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Serving the Ones We Love: Through Cancer + Beyond

It was February 2020 when I signed a 12-month office lease for my new acupuncture practice. After years of study and several major life-changing events, I was elated to be finally doing work that mattered, work that I loved – helping people heal.

Six weeks later, I canceled my first appointments due to COVID-19. I didn’t know that it would be years before I would get to practice publicly again, only that erring on the side of safety as a healthcare practitioner seemed the right thing to do. The following week, the school district called an early spring break for the kids, and they didn’t return in person for the rest of the year. Anticipating what was to come, I negotiated my way out of the lease, and became a stay-at-home-mom.

It was May when my mom was diagnosed with stage 4 soft tissue sarcoma, and with the help of resourceful friends we were able to fly her and my dad to Colorado to receive treatment at UC Health’s Sarcoma Clinic. The second home they had purchased in the red rock mountains south of Denver became their primary residence, something my mom had dreamed of doing for years, albeit under far different circumstances.

With my sister and I nearby, she was able to get the help she needed: rides to and from the hospital for appointments, chemo treatments, blood draws, radiation, and surgeries. She was committed to the Western route and her oncologist became the voice of God. Unquestioned, unchallenged. Her form of cancer was rare and aggressive, but she was strong-willed and determined to fight. Determined to win.

After her first chemotherapy infusion left her feeling weak, nauseous, and unable to eat, she agreed to receive acupuncture treatments (but only with the support of her oncologist, so as not to interfere with treatment). One to two days before and after every infusion, I placed needles into her ever-changing body as she laid on the couch, and we would talk. She never had symptoms from the chemo again, nor the experimental immunotherapy they switched her to when the chemo stopped working. She relied on my needles and it felt good to be of service during a time of so much uncertainty and sadness.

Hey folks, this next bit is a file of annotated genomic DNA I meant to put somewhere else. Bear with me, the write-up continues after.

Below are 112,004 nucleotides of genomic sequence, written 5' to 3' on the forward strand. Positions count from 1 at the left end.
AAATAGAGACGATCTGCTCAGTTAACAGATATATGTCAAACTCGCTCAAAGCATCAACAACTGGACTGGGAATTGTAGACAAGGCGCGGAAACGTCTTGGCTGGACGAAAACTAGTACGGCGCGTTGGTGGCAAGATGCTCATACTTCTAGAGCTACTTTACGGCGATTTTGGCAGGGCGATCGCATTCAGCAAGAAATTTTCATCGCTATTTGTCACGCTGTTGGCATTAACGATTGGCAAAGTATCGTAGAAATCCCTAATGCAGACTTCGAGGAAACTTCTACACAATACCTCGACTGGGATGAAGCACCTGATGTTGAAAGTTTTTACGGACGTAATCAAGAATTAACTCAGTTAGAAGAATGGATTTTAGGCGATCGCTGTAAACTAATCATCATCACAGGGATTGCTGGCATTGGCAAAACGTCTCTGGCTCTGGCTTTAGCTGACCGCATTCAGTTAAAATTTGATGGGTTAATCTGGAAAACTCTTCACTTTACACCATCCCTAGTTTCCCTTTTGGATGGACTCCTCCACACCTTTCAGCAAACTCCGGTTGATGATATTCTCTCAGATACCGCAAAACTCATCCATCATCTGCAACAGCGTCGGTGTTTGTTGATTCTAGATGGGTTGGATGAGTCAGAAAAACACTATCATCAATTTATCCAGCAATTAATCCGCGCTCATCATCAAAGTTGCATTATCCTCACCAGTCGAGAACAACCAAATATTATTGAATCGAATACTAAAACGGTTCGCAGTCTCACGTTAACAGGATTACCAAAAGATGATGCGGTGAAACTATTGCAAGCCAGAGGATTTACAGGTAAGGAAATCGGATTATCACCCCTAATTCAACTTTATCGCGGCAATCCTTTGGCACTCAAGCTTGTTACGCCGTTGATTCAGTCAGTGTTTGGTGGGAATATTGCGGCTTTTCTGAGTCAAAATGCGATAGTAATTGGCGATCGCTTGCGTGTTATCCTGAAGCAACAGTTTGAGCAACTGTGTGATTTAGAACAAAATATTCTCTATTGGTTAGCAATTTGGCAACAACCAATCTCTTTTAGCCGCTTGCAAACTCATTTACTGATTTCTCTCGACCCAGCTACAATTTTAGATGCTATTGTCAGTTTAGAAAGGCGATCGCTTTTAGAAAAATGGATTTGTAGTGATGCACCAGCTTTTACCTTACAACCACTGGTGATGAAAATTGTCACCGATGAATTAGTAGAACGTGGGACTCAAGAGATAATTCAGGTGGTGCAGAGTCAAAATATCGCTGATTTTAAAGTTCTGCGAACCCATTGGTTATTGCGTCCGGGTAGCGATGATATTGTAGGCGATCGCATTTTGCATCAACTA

During one of our many sessions together, still in the thick of COVID-19, we both acknowledged what a shame it was that I couldn’t practice – due to both lack of childcare, and in order to keep her safe from the virus – but that providing acupuncture to help her cope with Western treatments and the effects of cancer was such a gift, one that offered comfort, relief, and a better quality of life even as the disease continued to spread.

“Maybe this is why I went to acupuncture school,” I told her. “I wanted to help people, but maybe the person I was most meant to help is you.”

She nodded, smiled, and spoke words to me I had never heard before: “You are an Angel.”

My mom passed away in January 2022. When I think back on those years, I’m grateful for the time that acupuncture allowed us to spend together. It was our little ritual, a time to connect, an opportunity for me to help her in a way that nobody else could. She told me stories during that time, she expressed some regrets. Without that time I may never have known how much she loved me. I would never have heard her call me Angel.

I reopened my practice in the fall of 2022, and am in love with the work that I do. And there is always some solace in knowing that wherever this medicine takes me, I’ve already done something that I came here to do. I’ve already done well through the eyes of my mother.

If you or someone you know in the Denver area can benefit from treatments to alleviate the side effects of chemotherapy and improve quality of life, email us at or schedule a free 20-minute consult today.

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